Nora, the furious narrator of Claire Messud’s spectacular novel, “The Woman Upstairs,” tells us early on: “I’m neither fat nor thin, tall nor short, blond nor brunette, neither pretty nor plain.”
Not to add to Nora’s aggravation, but we could say the same thing for the book’s new paperback version being released today: It’s neither attractive or ugly — just easy to ignore.
When the novel was first published last April, the dust jacket featured the haunting image of a second-story window at night. The feeling is lonely and sinister, vaguely Hitchcockian. We can feel Nora up there quietly seething.
But presumably that cover didn’t generate sufficient interest among readers because today’s new paperback edition takes an entirely different — I would say entirely dull — approach: The author’s name is bigger and on top of the title this time. But the background is some kind of blurry underwater image of nothing. Evocative? Mysterious? Meh.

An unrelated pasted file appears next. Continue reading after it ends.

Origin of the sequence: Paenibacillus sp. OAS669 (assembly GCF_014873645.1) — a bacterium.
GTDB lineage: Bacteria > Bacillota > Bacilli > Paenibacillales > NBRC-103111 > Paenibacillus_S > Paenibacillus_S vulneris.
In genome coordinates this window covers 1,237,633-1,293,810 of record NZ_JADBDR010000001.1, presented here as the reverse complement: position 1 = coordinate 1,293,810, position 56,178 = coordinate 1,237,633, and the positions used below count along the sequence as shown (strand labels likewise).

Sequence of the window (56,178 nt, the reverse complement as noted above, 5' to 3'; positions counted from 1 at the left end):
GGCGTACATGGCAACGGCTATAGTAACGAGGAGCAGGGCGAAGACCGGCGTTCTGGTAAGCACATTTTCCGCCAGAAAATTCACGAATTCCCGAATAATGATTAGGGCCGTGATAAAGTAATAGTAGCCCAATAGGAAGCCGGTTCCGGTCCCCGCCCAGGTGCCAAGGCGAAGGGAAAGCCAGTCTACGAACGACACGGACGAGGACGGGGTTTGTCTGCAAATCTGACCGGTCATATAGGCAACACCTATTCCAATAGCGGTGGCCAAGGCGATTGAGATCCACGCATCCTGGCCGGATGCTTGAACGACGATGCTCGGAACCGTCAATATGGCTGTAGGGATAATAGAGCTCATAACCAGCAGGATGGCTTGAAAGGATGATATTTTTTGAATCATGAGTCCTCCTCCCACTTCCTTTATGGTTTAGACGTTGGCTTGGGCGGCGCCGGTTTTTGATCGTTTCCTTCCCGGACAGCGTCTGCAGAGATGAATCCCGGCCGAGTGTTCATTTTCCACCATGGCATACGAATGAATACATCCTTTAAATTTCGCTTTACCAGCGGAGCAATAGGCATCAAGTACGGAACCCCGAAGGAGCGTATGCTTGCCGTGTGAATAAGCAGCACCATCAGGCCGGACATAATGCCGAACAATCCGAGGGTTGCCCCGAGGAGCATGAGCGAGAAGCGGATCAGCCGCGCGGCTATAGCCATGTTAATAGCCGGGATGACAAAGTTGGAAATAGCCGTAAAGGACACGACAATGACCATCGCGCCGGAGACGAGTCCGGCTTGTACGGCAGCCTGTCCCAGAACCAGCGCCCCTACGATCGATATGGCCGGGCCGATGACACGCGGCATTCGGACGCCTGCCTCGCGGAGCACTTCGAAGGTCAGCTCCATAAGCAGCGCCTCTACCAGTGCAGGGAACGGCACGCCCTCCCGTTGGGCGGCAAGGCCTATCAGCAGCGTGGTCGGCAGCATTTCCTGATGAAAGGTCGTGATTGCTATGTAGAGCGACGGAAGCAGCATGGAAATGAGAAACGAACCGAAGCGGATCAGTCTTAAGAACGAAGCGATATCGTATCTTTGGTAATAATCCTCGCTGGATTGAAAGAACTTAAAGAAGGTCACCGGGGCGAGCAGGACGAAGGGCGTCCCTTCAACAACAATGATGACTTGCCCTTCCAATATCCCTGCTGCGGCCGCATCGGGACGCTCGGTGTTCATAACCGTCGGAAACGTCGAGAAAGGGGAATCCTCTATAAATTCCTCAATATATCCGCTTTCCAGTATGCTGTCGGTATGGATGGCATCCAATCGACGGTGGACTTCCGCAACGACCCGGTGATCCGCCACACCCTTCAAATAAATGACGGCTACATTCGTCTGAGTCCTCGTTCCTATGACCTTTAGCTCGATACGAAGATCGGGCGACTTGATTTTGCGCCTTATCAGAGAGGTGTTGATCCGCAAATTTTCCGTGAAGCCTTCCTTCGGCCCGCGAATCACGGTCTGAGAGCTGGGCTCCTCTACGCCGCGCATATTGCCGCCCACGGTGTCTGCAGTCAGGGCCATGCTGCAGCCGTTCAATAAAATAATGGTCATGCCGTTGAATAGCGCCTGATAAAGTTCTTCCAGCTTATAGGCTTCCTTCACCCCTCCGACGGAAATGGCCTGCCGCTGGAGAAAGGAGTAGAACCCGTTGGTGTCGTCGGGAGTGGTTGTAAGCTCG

The Brits went for a more literal interpretation: a vertiginous shot of an enormous spiral staircase. It’s an arresting photo, but its grandeur is strikingly incongruous with the novel’s plot and theme. And, if I’m not mistaken, that’s an image recycled from Karen Armstrong’s 2004 memoir, “The Spiral Staircase: My Climb Out of Darkness.”
So poor Nora gets something bland or someone’s hand-me-down. But don’t worry, she won’t mind. She said it herself: “We’re the quiet woman at the end of the third-floor hallway, whose trash is always tidy, who smiles brightly in the stairwell with a cheerful greeting, and who, from behind closed doors, never makes a sound.”